The Arc Rhode Island and families in its special education group, SPEAR, applaud the Rhode Island State Senate for unanimously voting to pass Senate Bill 2573 last night. This bill creates an impartial state agency: an Ombudsman for Special Education and is charged with ensuring compliance by RI schools and school districts with a child’s special education services and supports. The office will compile data and may review complaints or disagreements from families, teachers (anonymously), or other professionals who are concerned about the child’s education. It may also review the procedural actions of The Rhode Island Department of Education. The Ombud will report to the Governor and Legislature each year with recommendations to improve special education services and delivery in Rhode Island.

Rhode Island families who are raising children with disabilities have struggled to understand the nuances and complex world of special education and how to get help for their children. This office will direct parents to the various programs available to assist them and the compilation of data will assist in identifying trends in our state.


With the full Senate’s support, it now goes to the House of Representatives Finance Committee who we ask to stand with Rhode Island families to VOTE yes and include a $350,000 appropriation in the Governor’s budget.


We must ensure that our state is diligently fulfilling our responsibilities to educate all students – no matter what color, income bracket, disability, or emotional or social needs exist, not just parents that can afford a private Educational Advocate or Special Education attorney. Every child can learn in a way that is right for them and Rhode Island is obligated to provide education to all children.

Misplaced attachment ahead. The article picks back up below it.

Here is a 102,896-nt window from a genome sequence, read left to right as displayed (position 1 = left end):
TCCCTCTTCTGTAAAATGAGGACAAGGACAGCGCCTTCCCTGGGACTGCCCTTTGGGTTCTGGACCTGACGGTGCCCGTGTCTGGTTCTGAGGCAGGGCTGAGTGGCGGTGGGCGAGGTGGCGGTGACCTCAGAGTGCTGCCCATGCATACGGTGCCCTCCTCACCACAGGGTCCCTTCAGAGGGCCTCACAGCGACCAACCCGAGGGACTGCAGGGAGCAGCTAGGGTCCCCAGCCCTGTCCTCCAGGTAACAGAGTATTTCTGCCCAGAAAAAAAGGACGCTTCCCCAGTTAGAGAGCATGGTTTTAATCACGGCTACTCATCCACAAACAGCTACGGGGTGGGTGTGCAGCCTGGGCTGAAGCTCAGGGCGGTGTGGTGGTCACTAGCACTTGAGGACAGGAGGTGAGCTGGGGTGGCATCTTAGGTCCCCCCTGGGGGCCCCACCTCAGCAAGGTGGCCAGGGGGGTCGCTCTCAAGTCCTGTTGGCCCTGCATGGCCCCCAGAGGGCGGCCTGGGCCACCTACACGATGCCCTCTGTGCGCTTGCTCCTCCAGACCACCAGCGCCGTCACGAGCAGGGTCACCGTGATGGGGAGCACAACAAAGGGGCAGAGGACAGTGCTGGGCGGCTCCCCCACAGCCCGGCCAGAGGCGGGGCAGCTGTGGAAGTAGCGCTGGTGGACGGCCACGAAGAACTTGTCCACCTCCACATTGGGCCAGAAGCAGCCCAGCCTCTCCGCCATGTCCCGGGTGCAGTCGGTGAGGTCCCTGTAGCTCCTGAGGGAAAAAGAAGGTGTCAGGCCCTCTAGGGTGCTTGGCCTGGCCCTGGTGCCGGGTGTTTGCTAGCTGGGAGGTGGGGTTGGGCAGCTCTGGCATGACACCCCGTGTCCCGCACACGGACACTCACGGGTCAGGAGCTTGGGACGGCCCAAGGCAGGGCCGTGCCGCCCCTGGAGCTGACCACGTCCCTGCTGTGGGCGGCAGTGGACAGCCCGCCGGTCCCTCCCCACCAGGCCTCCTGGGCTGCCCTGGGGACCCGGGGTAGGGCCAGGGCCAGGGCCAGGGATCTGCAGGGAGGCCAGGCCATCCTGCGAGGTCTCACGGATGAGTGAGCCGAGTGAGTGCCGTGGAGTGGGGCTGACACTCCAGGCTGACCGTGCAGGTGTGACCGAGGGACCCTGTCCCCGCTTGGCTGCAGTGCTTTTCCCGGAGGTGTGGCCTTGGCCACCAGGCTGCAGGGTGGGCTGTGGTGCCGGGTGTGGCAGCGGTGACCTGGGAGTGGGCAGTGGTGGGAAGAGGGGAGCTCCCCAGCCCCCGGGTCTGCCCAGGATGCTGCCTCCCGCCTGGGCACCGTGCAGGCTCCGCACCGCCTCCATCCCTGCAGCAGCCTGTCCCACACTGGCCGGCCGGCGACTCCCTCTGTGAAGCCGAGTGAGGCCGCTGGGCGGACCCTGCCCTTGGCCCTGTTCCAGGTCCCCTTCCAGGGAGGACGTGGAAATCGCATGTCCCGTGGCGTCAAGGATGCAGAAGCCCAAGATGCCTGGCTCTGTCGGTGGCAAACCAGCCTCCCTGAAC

The Ombudsman Office is vital to ensuring that no matter what school district the families live in, their children will receive an education that allows them to grow, become educated, and independent and will be a future contributing member in our communities.


A student with disabilities is entitled to have their unique educational needs met as provided for under Federal Law. IDEA (Individuals with Disabilities Education Act) and ADA (Americans with Disabilities Act) guarantee that children are entitled to a Free and Appropriate Public Education (FAPE) regardless of disabilities. The Federal government supplies funding to the state to identify and develop plans to address a child’s individualized needs in education through an Individualized Education Program (IEP) or provide 504 Accommodations. This is typically done with a legal document known as IEPs or 504 Plans which are developed jointly by parents, professionals, and schools.


The Arc advocates for and serves people wit­­h Intellectual and Developmental Disabilities (I/DD), including Down syndrome, Autism, Fetal Alcohol Spectrum Disorders, Cerebral Palsy, and other diagnoses. The Arc has a network of over 600 chapters across the country promoting and protecting the human rights of people with IDD and actively supporting their full inclusion and participation in the community throughout their lifetimes and without regard to diagnosis.


Editor’s Note: The Arc is not an acronym; always refer to us as The Arc, not The ARC, and never ARC. The Arc should be considered as a title or a phrase.

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